Still, the demand for office space kept burgeoning. The members of the Stock and Exchange Board burst out of their quarters in the Merchants’ Exchange and sought new shelters. So did the legions of ever more specialized wholesalers—dealers in cotton, provisions, dry goods, hardware, drugs—and the formal organizations like the New York Produce Exchange (1851), which they established to standardize the grading, inspection, and marketing of their particular commodities. On top of this came the space requirements of brokers, agents, commission merchants, auctioneers, jobbers, and credit reporting firms. Tappan retired from his Mercantile Agency, but the company expanded under his successors Benjamin Douglass and Robert Graham Dun, and indeed attracted rivals, like the Bradstreet Agency.

Insurance companies added to the crush. By 1860 ninety-five insurance outfits protected against losses from fire; seventy-one of them had been founded in the 1850s. A dozen firms covered maritime risks, with fully a third of the city’s business being transacted by the Atlantic Mutual Insurance Company (dominated by the Jones family, which had invested its rentier inheritance in the firm).

The life insurance industry finally took root, as businessmen, scarred by the depression, responded to new hard-sell campaigns. Agents warned that “experience demonstrates that the possession of property is almost equally unstable with that of life,” presented statistics demonstrating that “the merest fraction” of those in mercantile pursuits “leave any property to their surviving relations,” and printed up chilling lists of men who had died shortly after taking out a policy. Using the new domesticity to counteract religious objections that insurance interfered with the workings of Divine Providence, agents pleaded with merchants and professionals not to let their “beloved wife or children” be left “often worse than penniless, to the cold charities of the world.” Eleven life insurance companies soon were thriving in the city, paced by the Mutual Life Insurance Company (1843), which by 1860 had over twelve thousand contracts on its books.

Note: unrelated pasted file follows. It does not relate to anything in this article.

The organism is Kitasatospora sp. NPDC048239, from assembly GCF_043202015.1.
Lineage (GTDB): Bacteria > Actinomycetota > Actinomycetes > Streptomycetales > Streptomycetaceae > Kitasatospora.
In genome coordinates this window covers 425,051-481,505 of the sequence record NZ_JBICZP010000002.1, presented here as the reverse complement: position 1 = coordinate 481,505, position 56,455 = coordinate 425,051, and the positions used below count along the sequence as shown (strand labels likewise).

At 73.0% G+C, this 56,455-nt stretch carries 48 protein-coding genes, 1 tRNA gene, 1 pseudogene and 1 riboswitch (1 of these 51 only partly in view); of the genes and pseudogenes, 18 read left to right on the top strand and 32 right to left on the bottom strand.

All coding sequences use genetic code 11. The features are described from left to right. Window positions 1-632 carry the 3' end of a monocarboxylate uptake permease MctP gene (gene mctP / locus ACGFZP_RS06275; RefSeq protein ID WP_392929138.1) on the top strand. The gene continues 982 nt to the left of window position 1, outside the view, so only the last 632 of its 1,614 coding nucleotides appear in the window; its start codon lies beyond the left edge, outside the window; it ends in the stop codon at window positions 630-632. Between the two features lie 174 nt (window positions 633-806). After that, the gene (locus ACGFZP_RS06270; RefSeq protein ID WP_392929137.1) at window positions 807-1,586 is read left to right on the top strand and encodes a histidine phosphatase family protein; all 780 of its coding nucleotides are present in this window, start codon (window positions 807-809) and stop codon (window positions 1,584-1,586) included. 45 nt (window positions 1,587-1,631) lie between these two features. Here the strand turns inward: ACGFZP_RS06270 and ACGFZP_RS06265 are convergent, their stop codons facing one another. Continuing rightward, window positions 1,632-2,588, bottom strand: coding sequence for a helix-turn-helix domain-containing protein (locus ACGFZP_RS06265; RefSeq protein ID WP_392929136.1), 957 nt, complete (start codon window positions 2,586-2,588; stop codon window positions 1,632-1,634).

During the 1850s, fattened on trade and gold, New York became the nation’s leading manufacturing center—indeed one of the fastest-growing industrial areas in the world. Testifying to this transformation were the ironworks that hunkered down along the East River and Hudson River waterfronts, attended like economic royalty by flotillas of barges full of New Jersey pig iron and Pennsylvania coal. (In 1854 alone over one million tons of the latter came down the Delaware and Hudson Canal.)

Some of the biggest—the Globe Iron Works, the Morgan Iron Works, and the Delameter Iron Works, each acres in extent and employing hundreds of workers—were creatures of the boom in railroads and steamships, producing entire trestles, thirty-ton marine engines, and the enormous bed-plates on which a ship’s machinery rested. Largest of the lot, an acknowledged wonder of the age, was the sprawling Novelty Iron Works on the East River shore at the foot of 12th Street. Founded in the 1830s by Thomas B. Stillman and Horatio Allen, Novelty was a five-acre maze of buildings that employed as many as twelve hundred workers by the early 1850s. Highly systematized, Novelty was sectioned into eighteen departments, each directed by a foreman who in turn answered to the “front office”—one of the city’s first—staffed by a superintendent and eleven clerks.